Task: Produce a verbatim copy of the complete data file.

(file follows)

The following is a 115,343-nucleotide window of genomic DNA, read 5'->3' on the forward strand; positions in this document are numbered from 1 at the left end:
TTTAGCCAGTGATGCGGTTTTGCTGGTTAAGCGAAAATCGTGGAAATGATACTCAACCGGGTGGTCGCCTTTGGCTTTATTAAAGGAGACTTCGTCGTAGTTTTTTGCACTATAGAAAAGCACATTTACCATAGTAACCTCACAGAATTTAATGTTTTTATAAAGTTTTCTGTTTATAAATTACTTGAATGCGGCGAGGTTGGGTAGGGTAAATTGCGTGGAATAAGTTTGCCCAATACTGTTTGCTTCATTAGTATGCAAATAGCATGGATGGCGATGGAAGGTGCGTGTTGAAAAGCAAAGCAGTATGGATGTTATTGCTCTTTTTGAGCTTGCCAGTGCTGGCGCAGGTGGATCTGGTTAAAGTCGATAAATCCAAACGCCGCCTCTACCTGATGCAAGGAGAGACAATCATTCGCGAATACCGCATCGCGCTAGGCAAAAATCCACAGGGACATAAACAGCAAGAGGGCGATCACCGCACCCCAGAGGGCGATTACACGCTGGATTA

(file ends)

The following is a 115,343-nucleotide window of genomic DNA, read 5'->3' on the forward strand; positions in this document are numbered from 1 at the left end:
TTTAGCCAGTGATGCGGTTTTGCTGGTTAAGCGAAAATCGTGGAAATGATACTCAACCGGGTGGTCGCCTTTGGCTTTATTAAAGGAGACTTCGTCGTAGTTTTTTGCACTATAGAAAAGCACATTTACCATAGTAACCTCACAGAATTTAATGTTTTTATAAAGTTTTCTGTTTATAAATTACTTGAATGCGGCGAGGTTGGGTAGGGTAAATTGCGTGGAATAAGTTTGCCCAATACTGTTTGCTTCATTAGTATGCAAATAGCATGGATGGCGATGGAAGGTGCGTGTTGAAAAGCAAAGCAGTATGGATGTTATTGCTCTTTTTGAGCTTGCCAGTGCTGGCGCAGGTGGATCTGGTTAAAGTCGATAAATCCAAACGCCGCCTCTACCTGATGCAAGGAGAGACAATCATTCGCGAATACCGCATCGCGCTAGGCAAAAATCCACAGGGACATAAACAGCAAGAGGGCGATCACCGCACCCCAGAGGGCGATTACACGCTGGATTA